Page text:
Naming Nature by Mary Blocksma (thoughts)
At its heart, amateur naturalism is about love. The kind of love that inspires quiet observation and close attention, the kind that notes tiny changes as well as large ones, the kind that is patient and humble and hopeful. It draws me out of myself, into a world in which I am only one tiny link in a terribly complex and wide-ranging chain. Yet it also anchors me in the here and now: the physical reality of the weather, the geographic idiosyncrasies of my local neighbourhood. It’s a way of affirming life, really. And of course, it’s also about curiosity: endless curiosity that collects tiny facts and delights in oddities and adds new depth to wonder.
Naming Nature by Mary Blocksma captures all of that, and as such was an utter treat for this aspiring naturalist. Following a divorce, Blocksma moves to a cabin along Lake Michigan, fulfilling a long-held dream and allowing herself to begin to reinvent her life at the same time. She’s surprised and slightly horrified to realise she can’t name any of the trees she sees from her window, a sign of the ‘nature illiteracy’ our society generally encourages, so she sets out to learn one new species a day for a year.
The book is set up as a journal, with a short new entry for each day (rather blog-like, now that I think of it). It’s a mix of Blocksma’s observations, facts about whatever plant or animal or other natural phenomena she’s writing about, tips on how to identify species (obviously most useful to residents in a somewhat similar habitat, but she does include information for all regions of the US, which was nice and refreshingly inclusive), and peeks at her daily life. Her tone is infectious, and I defy any reader not to become as interested in the little curiousities of nature as she is! Early in the book, she mentions attempting to sketch some of what she sees; as the year progressed, her efforts must have improved, because the book also includes little sketches done by the author herself, so that until I got to that entry I assumed Blocksma was a professional illustrator.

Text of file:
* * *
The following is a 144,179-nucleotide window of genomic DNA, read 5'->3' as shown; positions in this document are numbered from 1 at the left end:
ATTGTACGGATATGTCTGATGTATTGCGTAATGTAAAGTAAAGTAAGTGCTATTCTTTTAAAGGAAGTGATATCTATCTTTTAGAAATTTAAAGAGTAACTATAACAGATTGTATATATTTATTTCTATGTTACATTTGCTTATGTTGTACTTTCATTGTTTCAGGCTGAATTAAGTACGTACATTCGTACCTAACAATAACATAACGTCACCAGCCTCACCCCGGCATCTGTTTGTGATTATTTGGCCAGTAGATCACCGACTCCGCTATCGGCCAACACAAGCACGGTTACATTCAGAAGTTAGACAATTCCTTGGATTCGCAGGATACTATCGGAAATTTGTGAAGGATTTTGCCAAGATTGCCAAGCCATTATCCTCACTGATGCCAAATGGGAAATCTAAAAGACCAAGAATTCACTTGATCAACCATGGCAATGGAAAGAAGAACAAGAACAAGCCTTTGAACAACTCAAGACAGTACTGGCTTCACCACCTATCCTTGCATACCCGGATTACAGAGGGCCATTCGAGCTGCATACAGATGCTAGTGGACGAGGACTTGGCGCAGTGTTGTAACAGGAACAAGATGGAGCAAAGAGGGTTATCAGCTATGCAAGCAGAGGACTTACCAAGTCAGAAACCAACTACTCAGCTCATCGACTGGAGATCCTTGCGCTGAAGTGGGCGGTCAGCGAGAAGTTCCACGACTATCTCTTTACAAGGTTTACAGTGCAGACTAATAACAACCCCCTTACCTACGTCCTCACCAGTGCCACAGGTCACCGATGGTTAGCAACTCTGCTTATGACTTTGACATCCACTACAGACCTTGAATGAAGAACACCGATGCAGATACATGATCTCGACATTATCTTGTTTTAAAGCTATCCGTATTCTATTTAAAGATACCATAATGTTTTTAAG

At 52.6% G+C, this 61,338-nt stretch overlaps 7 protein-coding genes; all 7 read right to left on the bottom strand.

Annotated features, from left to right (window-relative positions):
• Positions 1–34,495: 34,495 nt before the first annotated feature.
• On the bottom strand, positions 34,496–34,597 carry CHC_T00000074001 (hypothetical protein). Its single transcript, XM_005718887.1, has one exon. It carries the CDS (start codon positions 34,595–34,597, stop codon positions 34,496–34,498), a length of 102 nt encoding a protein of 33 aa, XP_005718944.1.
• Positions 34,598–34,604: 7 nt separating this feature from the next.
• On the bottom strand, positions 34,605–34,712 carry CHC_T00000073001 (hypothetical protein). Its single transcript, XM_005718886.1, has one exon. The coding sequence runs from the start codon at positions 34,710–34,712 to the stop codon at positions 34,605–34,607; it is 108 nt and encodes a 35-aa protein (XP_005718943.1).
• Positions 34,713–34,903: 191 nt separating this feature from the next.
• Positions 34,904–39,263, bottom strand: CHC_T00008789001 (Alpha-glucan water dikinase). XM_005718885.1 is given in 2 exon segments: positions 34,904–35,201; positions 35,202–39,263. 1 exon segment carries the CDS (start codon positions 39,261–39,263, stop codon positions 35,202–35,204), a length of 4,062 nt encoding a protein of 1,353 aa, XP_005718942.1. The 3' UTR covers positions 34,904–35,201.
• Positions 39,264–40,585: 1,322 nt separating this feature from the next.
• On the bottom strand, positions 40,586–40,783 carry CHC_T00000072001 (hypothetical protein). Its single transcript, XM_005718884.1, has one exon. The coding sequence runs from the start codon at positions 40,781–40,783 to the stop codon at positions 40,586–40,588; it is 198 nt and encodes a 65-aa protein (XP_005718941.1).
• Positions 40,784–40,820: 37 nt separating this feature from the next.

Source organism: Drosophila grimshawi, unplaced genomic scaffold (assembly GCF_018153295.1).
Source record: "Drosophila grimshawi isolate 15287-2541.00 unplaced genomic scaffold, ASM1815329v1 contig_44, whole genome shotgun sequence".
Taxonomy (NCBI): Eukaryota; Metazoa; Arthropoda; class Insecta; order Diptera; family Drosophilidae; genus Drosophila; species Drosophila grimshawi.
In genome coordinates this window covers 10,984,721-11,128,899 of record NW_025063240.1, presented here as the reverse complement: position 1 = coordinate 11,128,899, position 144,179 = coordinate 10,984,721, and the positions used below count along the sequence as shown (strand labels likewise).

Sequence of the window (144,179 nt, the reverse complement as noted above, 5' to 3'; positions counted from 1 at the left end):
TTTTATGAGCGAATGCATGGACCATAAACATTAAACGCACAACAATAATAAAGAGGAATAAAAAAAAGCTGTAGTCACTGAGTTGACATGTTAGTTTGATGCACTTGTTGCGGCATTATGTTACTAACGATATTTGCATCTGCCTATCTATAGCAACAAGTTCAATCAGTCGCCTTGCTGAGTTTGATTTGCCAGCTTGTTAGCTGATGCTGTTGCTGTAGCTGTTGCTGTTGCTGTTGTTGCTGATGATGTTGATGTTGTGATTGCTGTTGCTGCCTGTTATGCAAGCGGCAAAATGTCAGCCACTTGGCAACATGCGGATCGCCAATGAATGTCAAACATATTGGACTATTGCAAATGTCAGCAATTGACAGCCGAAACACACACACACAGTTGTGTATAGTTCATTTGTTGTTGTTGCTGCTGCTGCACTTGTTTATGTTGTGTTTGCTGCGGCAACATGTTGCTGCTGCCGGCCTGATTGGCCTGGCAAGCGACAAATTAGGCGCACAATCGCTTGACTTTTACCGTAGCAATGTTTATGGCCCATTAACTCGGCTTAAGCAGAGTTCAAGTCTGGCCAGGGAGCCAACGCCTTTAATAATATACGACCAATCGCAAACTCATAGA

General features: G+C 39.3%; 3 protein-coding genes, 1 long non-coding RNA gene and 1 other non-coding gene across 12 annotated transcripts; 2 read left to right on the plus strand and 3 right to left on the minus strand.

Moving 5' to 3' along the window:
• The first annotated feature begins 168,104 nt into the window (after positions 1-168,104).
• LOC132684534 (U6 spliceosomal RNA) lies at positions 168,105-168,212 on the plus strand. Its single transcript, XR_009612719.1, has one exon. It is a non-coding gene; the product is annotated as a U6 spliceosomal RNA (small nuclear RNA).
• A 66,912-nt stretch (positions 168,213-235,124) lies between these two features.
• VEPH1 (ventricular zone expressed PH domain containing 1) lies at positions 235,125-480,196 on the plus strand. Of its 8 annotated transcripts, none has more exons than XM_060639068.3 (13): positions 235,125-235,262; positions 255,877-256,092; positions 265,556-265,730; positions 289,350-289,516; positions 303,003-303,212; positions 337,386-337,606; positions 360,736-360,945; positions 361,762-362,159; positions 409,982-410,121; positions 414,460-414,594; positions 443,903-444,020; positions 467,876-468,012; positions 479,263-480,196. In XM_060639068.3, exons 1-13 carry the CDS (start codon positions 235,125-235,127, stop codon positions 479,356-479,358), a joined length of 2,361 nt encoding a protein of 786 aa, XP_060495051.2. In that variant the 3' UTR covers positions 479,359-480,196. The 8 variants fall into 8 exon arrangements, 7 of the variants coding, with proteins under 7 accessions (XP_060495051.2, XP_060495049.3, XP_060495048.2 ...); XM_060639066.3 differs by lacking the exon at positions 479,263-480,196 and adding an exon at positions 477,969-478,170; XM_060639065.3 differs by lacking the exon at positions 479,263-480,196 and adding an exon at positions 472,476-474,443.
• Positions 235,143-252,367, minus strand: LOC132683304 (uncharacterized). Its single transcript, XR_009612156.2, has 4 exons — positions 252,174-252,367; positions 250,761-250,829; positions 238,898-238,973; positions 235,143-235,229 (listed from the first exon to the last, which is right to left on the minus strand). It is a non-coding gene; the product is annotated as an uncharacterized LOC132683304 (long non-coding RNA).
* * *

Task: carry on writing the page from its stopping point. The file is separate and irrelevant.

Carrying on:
It’s fascinating to watch her knowledge and confidence grow, and it’s truly inspirational for someone like me who’s pretty much starting at ground zero as far as specific natural knowledge goes. Written in 1992, pre-internet, it includes a handy guide to guidebooks (which as a newbie I’ve found terribly overwhelming), and it so accessible I finished it thinking I could become like Blocksma too, even if I don’t have the rich environment she does. In fact, I’ve begun my own little daily learning project.
Sadly, Naming Nature is out of print (not to be confused with another book by the same title written by Carol Yoon, which has now been added to my wish list); with any luck your library still has it. I got my copy from Better World Books, and I’m glad I did: I love knowing I can dip in and out of this as it suits me. I can’t imagine anyone not enjoying it: in fact, if you’d like to read more nonfiction but feel a bit intimidated, this would be a wonderful choice. Of course, if you have any interest in knowing more about the world we live in, you owe it to yourself to pick this up! As Blocksma herself puts it:
I am convinced that even rank amateurs like me will be rewarded with a glimpse of something rare and wonderful if we poke around nature in a regular sort of way.
Suggested Companion Reads
- Crow Planet by Lyanda Lynn Haupt : an interesting look at blending learning more about nature with urban living.
- American Primitive by Mary Oliver : this happens to be the book of hers on my nightstand, but any of her poetry collections are full of a careful attention to and love for the natural world.
- A Field Guide to the Familiar by Gale Lawrence : a wonderful collection of similarly themed short essays (originally newspaper columns).